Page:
Children are playing active parts in today’s demonstrations, marching and holding signs—or sleeping soundly in their carriages.
This picture-book manual provides friendly instructions on attending marches, many of which (but not all) have become peaceful, intergenerational outings. The afterword mentions issue-based protests (for women’s suffrage, civil rights, marriage equality, and others) that have sometimes led to violent outcomes, but there are no references to the possibility of aggression or arrest. Despite this idealization, the book’s message will speak to families involved in contemporary demonstrations concerning today’s issues: women’s rights, equality for immigrants and other identity groups, peace, and the environment. (There is no mention of gun control.) Four families, one white, one brown-skinned, one Asian, and one interracial family with two dads, are featured in the cheerful, naïve illustrations, which follow the kids as they create signs at home, travel to the march, listen to the speakers (“it’s possible this part will get boring”), and march. Practical advice includes “know your address and phone number.” There’s a double-page spread with smiling police officers of different skin tones and genders “to keep people safe”—an assertion that many in minority communities may not find particularly credible or reassuring.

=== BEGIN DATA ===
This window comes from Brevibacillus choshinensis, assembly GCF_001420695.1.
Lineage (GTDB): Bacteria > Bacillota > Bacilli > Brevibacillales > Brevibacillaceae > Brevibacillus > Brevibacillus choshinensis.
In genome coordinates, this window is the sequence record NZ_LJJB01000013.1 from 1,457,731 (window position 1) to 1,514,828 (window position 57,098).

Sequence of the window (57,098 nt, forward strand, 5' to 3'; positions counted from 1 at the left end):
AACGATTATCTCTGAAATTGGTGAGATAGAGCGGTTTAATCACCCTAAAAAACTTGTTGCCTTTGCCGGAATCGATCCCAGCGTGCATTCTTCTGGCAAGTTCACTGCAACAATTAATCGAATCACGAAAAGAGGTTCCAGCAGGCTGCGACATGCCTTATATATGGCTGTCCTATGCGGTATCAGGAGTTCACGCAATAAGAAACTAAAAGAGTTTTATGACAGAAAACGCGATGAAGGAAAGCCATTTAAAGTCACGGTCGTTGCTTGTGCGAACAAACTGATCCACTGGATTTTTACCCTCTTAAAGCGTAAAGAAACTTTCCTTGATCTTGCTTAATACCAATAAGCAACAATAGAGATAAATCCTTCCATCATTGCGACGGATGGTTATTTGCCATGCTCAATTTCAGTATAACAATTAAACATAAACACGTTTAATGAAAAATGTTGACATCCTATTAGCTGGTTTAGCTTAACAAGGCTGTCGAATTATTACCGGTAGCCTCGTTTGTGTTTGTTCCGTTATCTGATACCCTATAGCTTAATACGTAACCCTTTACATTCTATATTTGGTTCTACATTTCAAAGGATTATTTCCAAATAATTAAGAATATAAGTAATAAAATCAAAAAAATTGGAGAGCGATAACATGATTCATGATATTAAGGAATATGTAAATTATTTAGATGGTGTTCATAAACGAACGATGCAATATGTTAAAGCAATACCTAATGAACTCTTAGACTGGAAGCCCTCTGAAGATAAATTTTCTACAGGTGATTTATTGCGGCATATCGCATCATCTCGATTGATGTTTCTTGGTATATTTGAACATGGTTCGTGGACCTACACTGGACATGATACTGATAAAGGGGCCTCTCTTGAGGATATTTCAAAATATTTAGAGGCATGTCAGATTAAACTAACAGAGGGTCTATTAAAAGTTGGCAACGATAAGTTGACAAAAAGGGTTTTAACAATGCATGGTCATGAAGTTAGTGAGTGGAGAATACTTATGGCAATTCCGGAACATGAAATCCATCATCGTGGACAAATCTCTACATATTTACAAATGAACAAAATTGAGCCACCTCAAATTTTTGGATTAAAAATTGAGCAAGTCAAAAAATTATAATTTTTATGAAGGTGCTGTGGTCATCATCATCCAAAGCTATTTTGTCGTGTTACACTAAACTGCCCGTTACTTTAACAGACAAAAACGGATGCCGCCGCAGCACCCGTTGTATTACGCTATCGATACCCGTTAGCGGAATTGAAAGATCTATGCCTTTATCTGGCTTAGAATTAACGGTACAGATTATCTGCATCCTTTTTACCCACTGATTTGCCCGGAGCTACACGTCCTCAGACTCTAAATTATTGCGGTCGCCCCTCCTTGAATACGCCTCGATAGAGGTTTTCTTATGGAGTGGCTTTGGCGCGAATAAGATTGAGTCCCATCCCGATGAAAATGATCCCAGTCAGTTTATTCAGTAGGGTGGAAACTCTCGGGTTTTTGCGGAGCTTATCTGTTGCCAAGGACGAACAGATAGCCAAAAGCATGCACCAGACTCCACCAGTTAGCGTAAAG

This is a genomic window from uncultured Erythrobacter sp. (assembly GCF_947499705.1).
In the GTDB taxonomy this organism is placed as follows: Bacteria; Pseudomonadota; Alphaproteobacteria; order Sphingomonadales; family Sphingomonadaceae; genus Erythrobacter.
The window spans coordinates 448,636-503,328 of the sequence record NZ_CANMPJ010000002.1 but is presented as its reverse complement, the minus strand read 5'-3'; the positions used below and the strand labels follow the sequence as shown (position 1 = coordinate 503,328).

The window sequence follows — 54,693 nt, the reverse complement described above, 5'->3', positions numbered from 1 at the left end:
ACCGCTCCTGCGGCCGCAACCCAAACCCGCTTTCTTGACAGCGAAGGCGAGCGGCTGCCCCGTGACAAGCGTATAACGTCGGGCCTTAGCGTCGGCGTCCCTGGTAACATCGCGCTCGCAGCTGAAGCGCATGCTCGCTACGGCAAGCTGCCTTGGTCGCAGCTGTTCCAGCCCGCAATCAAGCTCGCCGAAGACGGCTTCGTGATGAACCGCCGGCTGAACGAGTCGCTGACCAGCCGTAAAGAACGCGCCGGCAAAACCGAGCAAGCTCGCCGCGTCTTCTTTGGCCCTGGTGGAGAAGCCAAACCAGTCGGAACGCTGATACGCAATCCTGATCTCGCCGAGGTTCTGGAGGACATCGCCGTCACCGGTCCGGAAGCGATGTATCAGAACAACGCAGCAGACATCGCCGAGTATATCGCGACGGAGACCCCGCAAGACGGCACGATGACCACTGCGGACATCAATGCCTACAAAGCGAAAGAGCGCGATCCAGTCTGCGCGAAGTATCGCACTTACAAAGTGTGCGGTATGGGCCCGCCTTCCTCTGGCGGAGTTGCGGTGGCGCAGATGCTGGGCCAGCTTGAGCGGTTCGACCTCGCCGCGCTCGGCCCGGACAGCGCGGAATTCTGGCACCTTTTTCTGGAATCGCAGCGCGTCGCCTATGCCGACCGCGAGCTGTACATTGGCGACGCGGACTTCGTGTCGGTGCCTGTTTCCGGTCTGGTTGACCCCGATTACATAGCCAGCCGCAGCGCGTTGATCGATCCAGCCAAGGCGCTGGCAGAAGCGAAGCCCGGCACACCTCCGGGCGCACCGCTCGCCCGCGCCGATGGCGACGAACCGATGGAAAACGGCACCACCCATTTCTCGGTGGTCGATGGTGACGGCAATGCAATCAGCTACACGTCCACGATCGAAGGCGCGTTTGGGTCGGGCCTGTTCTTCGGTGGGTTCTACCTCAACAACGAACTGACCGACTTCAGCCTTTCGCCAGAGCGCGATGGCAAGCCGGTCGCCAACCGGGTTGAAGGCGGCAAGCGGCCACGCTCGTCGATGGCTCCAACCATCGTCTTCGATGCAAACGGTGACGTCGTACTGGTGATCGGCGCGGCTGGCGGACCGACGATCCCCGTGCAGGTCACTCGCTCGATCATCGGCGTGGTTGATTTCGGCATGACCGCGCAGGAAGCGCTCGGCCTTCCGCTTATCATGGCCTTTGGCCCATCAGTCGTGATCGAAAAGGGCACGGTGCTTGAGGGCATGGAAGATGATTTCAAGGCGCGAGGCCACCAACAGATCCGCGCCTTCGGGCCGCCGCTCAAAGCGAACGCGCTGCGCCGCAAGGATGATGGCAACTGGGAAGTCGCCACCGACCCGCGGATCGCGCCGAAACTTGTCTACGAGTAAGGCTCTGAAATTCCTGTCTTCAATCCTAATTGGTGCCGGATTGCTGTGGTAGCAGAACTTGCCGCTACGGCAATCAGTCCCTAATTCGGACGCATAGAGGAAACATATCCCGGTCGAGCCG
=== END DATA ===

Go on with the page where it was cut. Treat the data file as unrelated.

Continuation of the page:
Although the signs and chants may speak mostly to “blue” families and hard truths are elided, this introduction tries hard to present a neutral point of view, encouraging everyone to participate in appropriate political action. (Informational picture book. 6-9)